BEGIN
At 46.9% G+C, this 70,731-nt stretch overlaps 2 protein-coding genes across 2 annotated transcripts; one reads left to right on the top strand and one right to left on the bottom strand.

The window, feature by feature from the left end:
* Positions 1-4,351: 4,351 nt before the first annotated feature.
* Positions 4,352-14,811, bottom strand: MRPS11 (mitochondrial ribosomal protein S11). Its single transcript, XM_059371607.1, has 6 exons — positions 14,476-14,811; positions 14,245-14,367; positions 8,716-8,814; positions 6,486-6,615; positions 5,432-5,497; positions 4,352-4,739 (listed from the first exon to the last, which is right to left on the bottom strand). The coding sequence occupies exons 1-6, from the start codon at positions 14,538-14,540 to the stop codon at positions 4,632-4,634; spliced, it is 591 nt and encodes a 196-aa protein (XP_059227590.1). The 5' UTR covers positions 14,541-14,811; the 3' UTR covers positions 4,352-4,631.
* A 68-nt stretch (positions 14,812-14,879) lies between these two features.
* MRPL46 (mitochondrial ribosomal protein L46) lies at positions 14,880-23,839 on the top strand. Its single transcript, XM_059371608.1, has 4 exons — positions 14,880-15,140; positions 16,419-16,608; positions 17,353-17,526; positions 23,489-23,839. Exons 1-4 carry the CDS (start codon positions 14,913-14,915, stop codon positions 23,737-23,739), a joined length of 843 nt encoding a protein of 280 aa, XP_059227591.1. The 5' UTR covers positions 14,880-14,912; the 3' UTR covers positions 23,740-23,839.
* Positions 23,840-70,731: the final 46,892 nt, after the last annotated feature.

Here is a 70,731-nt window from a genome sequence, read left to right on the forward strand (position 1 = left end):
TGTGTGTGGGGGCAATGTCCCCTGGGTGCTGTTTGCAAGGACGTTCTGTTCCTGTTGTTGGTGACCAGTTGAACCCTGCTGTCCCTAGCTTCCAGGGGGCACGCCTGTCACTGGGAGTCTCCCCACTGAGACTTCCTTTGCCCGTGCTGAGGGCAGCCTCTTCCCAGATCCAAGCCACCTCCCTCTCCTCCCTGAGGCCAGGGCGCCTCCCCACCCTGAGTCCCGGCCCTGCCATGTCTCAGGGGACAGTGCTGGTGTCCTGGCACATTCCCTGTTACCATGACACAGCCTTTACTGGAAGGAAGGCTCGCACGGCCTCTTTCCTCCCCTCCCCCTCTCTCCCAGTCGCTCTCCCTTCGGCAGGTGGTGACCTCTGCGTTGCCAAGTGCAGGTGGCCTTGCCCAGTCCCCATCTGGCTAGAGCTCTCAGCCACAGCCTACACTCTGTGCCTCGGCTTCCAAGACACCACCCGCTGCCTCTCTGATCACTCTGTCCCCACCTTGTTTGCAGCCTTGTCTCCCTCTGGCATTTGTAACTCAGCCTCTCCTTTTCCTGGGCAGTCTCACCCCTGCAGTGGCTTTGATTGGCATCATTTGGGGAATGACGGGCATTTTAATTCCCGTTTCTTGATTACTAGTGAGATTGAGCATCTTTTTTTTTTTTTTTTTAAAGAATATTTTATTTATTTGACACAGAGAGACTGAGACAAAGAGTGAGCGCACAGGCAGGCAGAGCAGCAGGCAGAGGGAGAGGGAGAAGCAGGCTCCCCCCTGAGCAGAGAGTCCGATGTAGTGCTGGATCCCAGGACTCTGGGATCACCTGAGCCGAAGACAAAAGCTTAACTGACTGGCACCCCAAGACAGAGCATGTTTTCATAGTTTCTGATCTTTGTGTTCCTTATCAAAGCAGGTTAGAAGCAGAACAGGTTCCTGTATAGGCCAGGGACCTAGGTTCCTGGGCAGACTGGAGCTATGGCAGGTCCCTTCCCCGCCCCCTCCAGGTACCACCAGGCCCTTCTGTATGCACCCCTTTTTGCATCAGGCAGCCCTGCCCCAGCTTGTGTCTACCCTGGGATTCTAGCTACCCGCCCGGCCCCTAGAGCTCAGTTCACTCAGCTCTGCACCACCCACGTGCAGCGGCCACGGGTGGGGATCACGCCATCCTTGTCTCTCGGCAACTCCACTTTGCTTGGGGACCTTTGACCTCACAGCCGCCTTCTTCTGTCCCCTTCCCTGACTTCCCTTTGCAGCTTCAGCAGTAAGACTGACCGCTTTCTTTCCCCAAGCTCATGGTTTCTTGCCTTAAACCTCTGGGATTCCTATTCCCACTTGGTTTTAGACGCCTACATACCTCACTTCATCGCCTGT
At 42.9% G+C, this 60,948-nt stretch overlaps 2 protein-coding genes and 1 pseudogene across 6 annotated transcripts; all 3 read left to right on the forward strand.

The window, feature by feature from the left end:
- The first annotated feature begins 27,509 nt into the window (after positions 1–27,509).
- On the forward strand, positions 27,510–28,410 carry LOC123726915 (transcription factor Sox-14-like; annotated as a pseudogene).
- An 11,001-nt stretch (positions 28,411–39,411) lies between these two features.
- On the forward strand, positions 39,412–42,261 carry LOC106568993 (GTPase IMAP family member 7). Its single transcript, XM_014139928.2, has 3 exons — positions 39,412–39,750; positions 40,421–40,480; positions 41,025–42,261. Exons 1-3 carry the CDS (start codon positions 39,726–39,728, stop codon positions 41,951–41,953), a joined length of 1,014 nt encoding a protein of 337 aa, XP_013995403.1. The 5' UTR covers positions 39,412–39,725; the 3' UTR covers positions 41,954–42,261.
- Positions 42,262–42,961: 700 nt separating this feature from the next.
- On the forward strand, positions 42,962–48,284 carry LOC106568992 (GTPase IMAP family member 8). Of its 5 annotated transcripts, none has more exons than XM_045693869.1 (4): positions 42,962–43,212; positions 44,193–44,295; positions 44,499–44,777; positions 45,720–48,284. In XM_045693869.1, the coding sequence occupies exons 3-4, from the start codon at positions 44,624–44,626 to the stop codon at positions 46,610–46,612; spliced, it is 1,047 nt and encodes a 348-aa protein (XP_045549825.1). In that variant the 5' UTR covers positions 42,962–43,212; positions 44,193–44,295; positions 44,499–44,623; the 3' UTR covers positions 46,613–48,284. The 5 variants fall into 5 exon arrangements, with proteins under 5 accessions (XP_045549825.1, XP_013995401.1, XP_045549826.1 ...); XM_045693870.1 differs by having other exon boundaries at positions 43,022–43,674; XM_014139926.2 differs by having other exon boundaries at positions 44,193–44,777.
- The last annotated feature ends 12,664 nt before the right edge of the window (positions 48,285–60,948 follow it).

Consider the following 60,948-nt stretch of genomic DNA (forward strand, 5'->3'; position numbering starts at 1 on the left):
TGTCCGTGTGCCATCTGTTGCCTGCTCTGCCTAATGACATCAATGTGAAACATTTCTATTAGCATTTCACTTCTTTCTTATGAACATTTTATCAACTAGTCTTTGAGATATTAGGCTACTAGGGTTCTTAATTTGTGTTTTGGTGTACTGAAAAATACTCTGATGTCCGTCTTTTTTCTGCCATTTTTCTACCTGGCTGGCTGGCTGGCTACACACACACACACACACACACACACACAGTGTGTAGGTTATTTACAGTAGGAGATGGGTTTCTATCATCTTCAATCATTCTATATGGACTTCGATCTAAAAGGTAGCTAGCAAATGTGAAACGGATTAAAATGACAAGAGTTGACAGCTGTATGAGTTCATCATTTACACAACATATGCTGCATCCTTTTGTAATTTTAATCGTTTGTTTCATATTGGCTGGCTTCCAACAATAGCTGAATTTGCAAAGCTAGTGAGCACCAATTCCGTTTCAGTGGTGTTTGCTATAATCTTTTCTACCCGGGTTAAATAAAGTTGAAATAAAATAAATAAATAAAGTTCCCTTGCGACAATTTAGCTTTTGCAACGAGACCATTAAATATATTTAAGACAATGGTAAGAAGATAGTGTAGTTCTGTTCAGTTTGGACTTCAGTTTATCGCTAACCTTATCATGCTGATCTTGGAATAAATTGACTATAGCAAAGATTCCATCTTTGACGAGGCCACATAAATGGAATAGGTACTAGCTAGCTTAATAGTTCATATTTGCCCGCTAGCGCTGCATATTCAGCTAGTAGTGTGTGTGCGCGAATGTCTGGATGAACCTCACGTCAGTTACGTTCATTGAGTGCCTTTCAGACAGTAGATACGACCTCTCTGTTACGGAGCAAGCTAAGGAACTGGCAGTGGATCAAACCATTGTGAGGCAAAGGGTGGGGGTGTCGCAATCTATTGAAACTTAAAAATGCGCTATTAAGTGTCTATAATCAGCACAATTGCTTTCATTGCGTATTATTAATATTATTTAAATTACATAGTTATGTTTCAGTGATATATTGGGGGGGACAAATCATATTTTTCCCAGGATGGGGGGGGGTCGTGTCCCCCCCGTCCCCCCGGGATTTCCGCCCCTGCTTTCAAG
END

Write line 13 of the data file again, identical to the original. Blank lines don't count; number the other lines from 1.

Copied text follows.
- On the forward strand, positions 27,510–28,410 carry LOC123726915 (transcription factor Sox-14-like; annotated as a pseudogene).